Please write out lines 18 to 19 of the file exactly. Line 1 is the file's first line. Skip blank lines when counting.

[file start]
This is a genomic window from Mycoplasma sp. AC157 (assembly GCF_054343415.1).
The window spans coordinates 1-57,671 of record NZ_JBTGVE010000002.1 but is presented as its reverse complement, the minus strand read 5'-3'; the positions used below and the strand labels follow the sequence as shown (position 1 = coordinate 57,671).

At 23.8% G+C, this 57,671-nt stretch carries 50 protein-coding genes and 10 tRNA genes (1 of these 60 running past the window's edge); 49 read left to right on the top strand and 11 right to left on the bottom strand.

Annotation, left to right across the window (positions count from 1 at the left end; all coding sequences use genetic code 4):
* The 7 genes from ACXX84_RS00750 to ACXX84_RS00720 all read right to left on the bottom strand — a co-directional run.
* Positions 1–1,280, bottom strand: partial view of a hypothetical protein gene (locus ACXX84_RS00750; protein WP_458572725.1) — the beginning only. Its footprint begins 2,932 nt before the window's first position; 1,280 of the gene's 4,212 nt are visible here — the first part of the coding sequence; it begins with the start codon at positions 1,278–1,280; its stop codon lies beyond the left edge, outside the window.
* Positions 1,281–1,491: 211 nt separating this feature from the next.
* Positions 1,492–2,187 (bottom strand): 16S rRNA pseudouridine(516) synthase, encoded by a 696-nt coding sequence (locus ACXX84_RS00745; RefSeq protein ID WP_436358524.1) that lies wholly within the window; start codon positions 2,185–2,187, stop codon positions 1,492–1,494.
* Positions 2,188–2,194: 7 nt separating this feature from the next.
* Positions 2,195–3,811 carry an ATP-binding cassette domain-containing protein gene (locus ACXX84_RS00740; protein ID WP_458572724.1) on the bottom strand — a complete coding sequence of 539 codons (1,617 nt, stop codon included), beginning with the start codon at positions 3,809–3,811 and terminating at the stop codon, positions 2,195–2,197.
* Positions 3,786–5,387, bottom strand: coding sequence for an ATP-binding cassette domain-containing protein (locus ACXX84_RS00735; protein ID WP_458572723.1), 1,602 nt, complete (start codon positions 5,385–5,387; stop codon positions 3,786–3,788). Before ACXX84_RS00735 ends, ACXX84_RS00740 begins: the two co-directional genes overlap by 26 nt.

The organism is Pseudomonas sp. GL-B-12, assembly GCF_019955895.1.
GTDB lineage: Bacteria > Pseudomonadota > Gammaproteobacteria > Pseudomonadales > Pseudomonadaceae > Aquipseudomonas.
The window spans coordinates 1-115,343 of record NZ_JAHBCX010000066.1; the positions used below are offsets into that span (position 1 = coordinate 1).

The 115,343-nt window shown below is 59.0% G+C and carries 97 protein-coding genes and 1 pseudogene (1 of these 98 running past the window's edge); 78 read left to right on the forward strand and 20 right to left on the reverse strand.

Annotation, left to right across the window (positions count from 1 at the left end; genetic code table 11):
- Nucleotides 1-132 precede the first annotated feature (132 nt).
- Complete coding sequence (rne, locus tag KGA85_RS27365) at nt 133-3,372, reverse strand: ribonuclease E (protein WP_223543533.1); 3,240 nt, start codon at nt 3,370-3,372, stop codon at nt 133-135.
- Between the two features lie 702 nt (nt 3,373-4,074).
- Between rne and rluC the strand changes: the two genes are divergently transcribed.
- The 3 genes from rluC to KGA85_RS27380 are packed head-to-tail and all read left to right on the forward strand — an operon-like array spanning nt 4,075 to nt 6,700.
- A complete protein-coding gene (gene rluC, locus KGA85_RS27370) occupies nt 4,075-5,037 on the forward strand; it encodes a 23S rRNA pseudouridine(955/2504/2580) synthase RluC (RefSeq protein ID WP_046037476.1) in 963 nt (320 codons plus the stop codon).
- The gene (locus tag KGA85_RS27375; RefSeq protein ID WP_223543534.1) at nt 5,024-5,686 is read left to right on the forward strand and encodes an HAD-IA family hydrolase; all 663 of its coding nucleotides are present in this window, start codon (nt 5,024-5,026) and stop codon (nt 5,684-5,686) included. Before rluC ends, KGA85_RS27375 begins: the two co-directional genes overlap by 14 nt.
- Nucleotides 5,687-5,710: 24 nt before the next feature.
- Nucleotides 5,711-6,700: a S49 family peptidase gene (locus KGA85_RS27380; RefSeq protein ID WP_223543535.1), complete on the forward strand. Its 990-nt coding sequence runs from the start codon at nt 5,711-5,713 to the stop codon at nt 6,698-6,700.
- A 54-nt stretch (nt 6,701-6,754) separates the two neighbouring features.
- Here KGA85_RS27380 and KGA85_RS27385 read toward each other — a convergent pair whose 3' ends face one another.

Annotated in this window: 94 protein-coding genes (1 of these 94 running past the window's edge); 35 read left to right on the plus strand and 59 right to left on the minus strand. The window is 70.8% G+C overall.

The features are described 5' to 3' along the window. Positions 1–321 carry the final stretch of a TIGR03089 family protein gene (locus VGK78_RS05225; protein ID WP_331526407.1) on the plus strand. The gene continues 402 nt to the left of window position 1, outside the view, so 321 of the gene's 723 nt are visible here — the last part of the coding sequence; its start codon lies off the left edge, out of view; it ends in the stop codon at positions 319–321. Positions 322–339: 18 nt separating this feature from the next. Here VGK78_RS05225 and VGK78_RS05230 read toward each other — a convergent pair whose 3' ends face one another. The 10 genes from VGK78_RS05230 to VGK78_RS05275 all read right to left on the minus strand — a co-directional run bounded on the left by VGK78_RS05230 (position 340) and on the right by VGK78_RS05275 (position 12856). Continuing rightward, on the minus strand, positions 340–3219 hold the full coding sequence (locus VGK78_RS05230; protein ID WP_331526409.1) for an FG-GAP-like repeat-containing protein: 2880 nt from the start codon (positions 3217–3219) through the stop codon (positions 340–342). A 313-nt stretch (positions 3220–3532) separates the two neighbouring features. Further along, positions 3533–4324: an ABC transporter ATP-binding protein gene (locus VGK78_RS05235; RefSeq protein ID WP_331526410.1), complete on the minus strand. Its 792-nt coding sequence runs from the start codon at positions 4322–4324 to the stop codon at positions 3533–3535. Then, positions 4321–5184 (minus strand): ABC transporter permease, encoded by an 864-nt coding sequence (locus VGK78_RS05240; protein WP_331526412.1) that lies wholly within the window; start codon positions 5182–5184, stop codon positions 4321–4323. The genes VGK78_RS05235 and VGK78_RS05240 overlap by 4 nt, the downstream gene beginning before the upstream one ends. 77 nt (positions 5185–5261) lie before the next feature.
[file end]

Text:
- Complete coding sequence (rne, locus tag KGA85_RS27365) at nt 133-3,372, reverse strand: ribonuclease E (protein WP_223543533.1); 3,240 nt, start codon at nt 3,370-3,372, stop codon at nt 133-135.
- Between the two features lie 702 nt (nt 3,373-4,074).